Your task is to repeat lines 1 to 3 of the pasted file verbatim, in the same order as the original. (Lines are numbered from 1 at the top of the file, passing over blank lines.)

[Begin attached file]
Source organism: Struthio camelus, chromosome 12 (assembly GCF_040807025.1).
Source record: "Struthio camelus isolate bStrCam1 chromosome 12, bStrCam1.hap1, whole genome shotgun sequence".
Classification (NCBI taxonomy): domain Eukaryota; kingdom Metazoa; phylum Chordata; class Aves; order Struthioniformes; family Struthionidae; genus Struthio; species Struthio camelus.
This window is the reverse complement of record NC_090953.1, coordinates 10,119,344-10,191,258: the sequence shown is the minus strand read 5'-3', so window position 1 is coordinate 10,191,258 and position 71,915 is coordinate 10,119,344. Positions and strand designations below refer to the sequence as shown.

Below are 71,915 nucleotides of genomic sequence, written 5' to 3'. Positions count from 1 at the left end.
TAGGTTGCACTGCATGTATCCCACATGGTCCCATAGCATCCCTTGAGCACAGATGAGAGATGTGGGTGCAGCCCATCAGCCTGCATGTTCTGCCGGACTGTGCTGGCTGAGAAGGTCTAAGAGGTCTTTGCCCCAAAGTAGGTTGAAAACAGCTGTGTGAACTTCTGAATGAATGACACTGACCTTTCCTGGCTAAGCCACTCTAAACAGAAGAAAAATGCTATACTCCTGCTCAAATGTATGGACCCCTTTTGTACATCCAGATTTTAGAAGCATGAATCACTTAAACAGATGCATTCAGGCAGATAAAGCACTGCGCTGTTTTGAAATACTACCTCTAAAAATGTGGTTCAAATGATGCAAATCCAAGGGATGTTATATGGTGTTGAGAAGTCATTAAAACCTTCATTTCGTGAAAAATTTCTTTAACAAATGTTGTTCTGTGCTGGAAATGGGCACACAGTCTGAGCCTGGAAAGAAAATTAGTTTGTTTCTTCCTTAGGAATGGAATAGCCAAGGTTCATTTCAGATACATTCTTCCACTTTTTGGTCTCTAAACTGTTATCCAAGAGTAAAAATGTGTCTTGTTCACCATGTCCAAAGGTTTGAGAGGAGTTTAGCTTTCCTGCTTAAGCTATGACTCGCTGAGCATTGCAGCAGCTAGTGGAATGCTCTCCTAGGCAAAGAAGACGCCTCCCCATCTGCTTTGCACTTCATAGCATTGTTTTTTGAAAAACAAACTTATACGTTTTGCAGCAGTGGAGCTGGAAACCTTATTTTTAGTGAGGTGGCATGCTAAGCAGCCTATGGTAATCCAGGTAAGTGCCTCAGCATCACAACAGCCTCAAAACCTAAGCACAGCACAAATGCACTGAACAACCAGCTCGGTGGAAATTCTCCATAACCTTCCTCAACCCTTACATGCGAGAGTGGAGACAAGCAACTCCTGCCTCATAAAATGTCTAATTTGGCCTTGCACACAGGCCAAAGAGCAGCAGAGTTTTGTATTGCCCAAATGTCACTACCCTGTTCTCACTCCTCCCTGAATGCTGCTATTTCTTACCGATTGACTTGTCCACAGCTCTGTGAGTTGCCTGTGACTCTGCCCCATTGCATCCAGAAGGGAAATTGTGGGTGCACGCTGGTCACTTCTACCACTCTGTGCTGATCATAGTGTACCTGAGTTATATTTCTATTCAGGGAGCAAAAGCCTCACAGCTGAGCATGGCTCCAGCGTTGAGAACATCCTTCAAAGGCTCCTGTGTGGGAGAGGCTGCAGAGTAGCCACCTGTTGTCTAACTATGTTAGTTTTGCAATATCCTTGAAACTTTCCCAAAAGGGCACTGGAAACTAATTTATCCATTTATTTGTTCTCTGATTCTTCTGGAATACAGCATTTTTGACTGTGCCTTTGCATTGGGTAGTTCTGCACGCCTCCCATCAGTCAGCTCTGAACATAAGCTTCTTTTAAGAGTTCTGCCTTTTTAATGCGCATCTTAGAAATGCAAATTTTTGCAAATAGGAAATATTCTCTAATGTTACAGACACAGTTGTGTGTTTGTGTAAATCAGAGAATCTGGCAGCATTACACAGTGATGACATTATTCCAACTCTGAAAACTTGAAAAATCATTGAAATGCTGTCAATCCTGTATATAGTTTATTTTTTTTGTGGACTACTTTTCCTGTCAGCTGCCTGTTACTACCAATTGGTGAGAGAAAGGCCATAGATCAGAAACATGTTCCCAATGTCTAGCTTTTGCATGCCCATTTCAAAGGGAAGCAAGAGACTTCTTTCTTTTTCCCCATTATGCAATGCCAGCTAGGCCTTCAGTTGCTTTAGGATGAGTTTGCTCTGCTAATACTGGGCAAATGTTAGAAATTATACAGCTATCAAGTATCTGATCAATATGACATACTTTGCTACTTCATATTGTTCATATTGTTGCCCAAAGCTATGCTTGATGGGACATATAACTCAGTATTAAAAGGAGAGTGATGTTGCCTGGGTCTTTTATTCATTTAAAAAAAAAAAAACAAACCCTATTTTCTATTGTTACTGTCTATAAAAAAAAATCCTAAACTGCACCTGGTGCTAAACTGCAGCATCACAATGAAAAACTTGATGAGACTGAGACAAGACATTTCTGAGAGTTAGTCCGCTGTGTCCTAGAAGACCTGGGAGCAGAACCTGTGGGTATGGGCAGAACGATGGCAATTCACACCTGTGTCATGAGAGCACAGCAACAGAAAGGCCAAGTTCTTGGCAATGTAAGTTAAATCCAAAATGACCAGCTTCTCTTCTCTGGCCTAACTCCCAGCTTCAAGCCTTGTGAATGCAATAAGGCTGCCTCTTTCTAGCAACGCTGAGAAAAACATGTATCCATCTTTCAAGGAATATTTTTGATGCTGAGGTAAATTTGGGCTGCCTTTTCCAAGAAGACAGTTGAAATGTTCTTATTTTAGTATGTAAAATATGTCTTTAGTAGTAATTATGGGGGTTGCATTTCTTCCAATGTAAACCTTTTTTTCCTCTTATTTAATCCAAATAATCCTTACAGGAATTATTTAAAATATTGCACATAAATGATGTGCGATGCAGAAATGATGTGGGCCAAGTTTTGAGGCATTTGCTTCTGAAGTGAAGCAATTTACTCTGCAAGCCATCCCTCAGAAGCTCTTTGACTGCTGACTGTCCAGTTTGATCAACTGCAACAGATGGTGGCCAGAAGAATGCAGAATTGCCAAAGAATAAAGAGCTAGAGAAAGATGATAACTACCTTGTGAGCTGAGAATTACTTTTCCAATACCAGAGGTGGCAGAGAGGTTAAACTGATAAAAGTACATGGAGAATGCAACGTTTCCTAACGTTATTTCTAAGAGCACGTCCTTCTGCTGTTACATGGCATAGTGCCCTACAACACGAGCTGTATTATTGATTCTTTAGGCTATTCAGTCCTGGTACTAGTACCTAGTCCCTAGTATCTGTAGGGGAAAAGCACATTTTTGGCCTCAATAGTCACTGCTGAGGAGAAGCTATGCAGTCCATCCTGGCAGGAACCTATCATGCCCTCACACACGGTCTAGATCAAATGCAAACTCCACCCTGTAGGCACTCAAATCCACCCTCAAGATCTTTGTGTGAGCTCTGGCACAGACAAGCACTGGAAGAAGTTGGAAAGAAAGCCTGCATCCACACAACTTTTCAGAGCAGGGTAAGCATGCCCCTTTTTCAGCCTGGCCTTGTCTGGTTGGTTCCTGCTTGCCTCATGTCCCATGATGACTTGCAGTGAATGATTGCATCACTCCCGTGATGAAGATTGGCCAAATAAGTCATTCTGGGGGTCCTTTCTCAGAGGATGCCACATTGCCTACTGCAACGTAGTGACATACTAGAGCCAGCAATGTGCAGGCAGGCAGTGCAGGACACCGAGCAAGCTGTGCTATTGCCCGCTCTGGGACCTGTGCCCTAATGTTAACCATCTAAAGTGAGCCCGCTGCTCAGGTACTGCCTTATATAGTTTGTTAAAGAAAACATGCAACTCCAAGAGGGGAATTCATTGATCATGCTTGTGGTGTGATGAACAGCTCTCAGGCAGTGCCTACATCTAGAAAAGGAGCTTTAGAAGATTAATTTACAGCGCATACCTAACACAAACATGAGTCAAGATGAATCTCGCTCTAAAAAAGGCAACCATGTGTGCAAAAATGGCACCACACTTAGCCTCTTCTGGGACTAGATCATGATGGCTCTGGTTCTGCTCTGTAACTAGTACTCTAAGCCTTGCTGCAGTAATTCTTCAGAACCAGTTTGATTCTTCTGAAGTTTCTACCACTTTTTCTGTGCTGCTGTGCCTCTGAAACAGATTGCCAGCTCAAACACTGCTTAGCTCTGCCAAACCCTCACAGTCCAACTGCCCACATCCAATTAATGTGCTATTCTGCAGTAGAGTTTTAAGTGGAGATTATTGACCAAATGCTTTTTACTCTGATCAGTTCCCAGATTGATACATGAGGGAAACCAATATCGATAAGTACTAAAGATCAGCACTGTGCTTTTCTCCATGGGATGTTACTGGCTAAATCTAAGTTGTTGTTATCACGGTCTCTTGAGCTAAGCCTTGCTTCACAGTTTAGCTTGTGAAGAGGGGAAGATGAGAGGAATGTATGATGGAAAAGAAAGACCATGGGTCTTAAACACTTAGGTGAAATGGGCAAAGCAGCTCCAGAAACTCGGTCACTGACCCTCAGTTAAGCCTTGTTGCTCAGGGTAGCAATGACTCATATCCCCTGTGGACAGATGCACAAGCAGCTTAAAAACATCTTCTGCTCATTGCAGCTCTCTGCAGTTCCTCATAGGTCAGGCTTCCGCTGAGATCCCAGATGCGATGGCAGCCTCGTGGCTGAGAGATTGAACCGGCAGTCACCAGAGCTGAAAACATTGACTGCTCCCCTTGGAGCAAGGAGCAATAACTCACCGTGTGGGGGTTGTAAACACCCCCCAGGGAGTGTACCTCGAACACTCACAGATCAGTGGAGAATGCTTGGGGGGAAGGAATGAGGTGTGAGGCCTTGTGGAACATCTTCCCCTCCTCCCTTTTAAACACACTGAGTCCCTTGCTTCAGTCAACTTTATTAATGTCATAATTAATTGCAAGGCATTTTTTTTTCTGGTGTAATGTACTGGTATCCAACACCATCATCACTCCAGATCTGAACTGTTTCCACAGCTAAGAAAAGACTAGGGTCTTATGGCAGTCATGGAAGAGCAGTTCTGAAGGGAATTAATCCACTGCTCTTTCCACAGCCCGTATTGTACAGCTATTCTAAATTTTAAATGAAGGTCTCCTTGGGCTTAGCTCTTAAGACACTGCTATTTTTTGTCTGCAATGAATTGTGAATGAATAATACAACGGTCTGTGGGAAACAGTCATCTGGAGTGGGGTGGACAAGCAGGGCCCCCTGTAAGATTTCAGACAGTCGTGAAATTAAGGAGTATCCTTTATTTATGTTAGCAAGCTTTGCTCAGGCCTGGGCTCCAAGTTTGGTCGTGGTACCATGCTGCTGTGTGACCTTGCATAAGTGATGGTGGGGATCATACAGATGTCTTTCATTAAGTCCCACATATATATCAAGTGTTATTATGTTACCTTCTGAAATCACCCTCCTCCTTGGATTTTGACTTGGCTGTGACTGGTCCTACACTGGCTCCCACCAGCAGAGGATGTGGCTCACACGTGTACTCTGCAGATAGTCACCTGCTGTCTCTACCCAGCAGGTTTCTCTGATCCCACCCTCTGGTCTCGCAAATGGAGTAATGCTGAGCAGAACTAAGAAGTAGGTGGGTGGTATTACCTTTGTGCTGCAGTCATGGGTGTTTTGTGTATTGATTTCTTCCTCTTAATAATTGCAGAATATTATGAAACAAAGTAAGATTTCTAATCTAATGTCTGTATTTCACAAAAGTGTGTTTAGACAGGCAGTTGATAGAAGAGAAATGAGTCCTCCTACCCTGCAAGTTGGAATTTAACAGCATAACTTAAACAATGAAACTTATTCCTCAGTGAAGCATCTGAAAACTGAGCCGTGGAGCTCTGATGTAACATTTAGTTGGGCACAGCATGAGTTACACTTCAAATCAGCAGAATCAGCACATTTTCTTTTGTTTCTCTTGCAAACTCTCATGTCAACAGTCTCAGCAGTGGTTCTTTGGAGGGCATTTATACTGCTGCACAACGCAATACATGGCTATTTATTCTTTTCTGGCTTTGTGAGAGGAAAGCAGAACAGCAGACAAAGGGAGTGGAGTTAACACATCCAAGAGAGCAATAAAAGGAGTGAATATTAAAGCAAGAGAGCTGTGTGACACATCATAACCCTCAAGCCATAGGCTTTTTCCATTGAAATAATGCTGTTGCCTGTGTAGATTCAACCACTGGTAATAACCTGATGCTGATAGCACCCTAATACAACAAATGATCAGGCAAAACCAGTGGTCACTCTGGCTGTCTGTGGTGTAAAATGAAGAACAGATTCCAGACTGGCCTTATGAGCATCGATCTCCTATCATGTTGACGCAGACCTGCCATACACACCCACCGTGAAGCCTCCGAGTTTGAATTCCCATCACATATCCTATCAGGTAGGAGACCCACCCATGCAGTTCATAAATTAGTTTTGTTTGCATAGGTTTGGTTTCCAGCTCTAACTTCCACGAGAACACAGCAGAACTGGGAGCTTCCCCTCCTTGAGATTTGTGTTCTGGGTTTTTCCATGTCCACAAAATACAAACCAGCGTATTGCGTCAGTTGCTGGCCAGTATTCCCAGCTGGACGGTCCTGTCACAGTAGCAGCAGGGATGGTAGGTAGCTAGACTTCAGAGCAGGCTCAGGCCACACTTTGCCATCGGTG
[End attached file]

Source organism: Struthio camelus, chromosome 12 (assembly GCF_040807025.1).
Source record: "Struthio camelus isolate bStrCam1 chromosome 12, bStrCam1.hap1, whole genome shotgun sequence".
Classification (NCBI taxonomy): domain Eukaryota; kingdom Metazoa; phylum Chordata; class Aves; order Struthioniformes; family Struthionidae; genus Struthio; species Struthio camelus.